For an IDP league -- anyone from this year's draft, other than Jadeveon Clowney, worth a look? -- @MattHealey (via Twitter)
M.G.: Two names immediately come to mind -- Khalil Mack and Anthony Barr. Both are solid pass-rushing linebackers, which is generally the most impactful position among IDP choices. According to some scouts, Mack is even more NFL-ready than Clowney, though his ceiling might not be as high. He'll also have a few more polished QB chasers playing alongside him in Justin Tuck and LaMarr Woodley. Barr is a little bit more of a sleeper and could feel some pressure if the Vikings are counting on him to replace Jared Allen's production.
Where do you think the best draft position is? I've heard first or last is best. -- @LazyGrandeur (via Twitter)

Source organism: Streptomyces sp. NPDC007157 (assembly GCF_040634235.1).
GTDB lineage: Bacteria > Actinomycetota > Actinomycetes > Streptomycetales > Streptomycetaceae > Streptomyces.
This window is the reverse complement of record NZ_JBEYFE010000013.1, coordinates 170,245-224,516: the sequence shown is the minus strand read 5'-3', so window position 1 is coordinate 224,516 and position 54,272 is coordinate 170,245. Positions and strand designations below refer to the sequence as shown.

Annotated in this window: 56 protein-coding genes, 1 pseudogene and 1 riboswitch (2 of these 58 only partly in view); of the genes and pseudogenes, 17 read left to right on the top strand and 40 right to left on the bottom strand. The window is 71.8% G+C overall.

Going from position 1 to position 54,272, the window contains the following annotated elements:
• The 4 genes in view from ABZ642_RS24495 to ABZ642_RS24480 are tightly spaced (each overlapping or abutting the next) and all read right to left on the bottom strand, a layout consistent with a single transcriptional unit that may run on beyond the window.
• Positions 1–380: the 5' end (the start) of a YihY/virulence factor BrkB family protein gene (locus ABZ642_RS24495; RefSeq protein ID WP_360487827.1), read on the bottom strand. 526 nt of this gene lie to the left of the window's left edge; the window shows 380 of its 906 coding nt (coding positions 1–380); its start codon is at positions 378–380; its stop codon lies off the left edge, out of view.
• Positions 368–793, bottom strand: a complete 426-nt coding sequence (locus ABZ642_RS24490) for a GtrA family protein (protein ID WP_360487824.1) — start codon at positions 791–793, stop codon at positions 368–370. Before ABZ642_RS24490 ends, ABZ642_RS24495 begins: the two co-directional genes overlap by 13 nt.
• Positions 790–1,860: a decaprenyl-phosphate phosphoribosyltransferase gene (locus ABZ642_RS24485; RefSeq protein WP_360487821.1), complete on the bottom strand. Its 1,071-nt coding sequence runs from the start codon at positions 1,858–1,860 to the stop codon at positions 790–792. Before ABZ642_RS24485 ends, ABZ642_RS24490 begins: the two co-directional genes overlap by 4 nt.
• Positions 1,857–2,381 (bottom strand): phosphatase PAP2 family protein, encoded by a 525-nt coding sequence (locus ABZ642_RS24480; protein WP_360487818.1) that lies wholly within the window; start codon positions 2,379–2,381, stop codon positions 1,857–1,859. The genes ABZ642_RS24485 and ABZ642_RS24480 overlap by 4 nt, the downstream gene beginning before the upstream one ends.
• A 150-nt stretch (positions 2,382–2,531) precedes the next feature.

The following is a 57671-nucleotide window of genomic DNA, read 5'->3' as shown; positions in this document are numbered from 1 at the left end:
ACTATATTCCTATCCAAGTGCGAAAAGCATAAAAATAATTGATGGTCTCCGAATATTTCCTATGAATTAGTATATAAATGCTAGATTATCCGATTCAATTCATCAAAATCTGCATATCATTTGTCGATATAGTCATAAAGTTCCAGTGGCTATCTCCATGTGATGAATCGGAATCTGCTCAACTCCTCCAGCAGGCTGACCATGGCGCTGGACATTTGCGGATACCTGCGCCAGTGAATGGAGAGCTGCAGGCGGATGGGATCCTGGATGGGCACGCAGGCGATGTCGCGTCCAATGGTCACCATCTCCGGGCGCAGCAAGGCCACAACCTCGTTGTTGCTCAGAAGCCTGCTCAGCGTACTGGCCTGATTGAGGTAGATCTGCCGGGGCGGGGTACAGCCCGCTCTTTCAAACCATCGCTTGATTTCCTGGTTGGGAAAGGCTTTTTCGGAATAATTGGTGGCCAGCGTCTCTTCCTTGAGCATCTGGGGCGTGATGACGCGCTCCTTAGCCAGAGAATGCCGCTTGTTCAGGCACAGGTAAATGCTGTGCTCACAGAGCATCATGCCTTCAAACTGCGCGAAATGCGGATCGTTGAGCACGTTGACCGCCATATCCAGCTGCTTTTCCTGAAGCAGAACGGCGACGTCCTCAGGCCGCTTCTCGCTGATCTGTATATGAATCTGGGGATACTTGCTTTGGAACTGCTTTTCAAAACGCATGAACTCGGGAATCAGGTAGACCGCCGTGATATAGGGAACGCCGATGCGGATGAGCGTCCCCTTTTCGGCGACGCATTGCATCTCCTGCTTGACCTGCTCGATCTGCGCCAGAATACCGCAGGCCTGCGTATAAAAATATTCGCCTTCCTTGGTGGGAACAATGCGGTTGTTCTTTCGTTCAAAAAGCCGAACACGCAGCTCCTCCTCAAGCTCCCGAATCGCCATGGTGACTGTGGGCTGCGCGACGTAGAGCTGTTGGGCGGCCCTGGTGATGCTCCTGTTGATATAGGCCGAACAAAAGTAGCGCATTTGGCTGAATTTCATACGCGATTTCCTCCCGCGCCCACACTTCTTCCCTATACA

M.G.: The more confident among us will say that it doesn't matter where you draft. No one likes those people. Picking first is fun because, well, you're first. But it also means a long wait for a snake draft to come back to you. The same goes for picking last. If I had my druthers, I wouldn't mind landing in the third or fourth slot. It gives someone else the pressure of making sure they don't screw up the first pick, but still gives you a shot at one of the top five players on the board. And for those of us who are easily bored, you don't have as long to wait for your spot to come back around.